Ior \ outtg .alcnt Students l‘t‘t'eth’
tredit lliltlt‘s and stitlll'lllllt‘s lo“
paying salaries

lil'Ll'T. dtiecteti by Barbara
Hotel: is able a, provide such
opportunities through lie
I tll\t'l',\ll) \cartn .\t-ttott tl \ -\
program. an arm ol the ledet'al
\("l’lti.\ program since l97l
last sl'lili‘slt‘t‘ .tll ll\ students
\tt-i'ked as l\.\ \oliiitteet‘s
\a titll\\ltlt'. l 483
parttctpatcd tn .3 st‘lltmls


.\I\'llt\ \\lll ltts t)pi- ol

t\pei‘tettee ts known .is

e\pei'tentia| learning. He said liis
olttce senes as a placement
~~et'\ ice tor sltiileills \\ ho “ant to
tltl ~.otttt-tliittg dtllerenl and have
a particular goal tti tittiid

til'Il-I. \\l|lt‘ll ltcgaii tn 1973, is
patt ot regional ellorls to
protttote “oil campus learning
opportunities " 'l‘lte ll\t' member
I l\ sl.ill has already counseled
too students

.\i'\litlt said one ol the best
\i.._\_\ it get to know an
III'LZiilll/(tlliili is to "gel ttistde the
sub culture" and uork tor it 'l‘hts
_\pe oi kittmledge can only be
gathered tit he held aiid ttot to
lie t lassiooiit. he said

oi ta t'llo\ Ilil~is iteld
placetttcttls tit pt'nale atid public
agencies. tiicludtng sc\era|
political internships Kentucky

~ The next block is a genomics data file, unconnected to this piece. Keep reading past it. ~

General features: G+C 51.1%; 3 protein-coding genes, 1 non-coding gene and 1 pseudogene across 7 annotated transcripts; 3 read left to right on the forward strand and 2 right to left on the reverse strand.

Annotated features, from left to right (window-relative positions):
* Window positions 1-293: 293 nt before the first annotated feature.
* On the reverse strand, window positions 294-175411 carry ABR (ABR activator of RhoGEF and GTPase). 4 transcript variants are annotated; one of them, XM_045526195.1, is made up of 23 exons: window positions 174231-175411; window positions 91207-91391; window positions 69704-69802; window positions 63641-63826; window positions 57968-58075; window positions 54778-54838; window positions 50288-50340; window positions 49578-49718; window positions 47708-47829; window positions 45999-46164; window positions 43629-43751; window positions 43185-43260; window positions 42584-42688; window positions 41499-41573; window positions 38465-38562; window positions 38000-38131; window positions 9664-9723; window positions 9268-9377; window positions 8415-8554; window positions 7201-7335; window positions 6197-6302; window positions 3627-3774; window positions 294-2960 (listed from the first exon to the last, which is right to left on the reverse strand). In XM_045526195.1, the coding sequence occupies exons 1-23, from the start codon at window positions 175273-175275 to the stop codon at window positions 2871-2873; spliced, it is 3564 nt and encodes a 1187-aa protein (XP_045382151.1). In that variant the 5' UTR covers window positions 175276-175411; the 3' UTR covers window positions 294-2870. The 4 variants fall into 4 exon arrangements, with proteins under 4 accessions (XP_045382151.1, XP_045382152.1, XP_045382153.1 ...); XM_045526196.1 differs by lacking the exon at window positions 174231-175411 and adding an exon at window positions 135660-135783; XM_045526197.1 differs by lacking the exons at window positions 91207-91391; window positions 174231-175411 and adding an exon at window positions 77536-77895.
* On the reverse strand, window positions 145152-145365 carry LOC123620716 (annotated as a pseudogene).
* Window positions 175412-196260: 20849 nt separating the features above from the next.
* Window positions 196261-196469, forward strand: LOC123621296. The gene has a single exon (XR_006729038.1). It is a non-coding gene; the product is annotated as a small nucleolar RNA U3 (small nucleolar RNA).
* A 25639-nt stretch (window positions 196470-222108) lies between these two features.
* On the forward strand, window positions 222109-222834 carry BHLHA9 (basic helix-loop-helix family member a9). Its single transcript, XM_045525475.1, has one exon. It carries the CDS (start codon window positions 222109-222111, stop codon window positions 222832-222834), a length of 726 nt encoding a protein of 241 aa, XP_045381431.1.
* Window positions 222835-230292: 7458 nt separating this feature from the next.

\ta e gmertttttetit otters tun
political apprenticeships the
.ttllllllllsll‘ltlnt‘ .iiid legislative
ttt t't‘ll programs

'l he .tdntttttstr.‘itton ititern
ptogt‘ant ttt\o|\es ltlcredtt hours
.illll sen-ii months ot tiillttttie
tumors and seniors trottt around

.tthtttntstrattte duties

lie s:.t1i* .lll‘ placed ttt ditlet'ent
.tgettt'tes .tttd pet'lortn .t \artelt
l asks

'I lll' legislatne ttttcrtt program
deals \Hill he I\etttuck_\ tieneral
\sst'lltltl\ .llltl the Legislatur-
lit \t‘.ttt ll t'otitnttssion 'l'he
lltl'l'l|\ ,t: l-tanklort research,
pit-pate .tttd \kt’llt' bills that go to
he legtslattti'e said .\e\ton and
deal «hit-t .|\ \\Illl constituents
l.‘.t tt \ tumors and seniors are

.ti t ell l'tl t .It'll \l‘sstttlt

Student tickets missing
at last football game

t oiitiiiiieil li'oiii page I

I.t'a| should have l‘t‘t‘i‘l\('(l
Section Jitti .tckets, rims ”27
Instead he “as gnen the student
tndntdiial tickets. Section 3th.
to\\s .IlJ, iii .in apparent
ttttstake_ according to Hall

Hall said he \ias told by the
tttattager that recovery ol these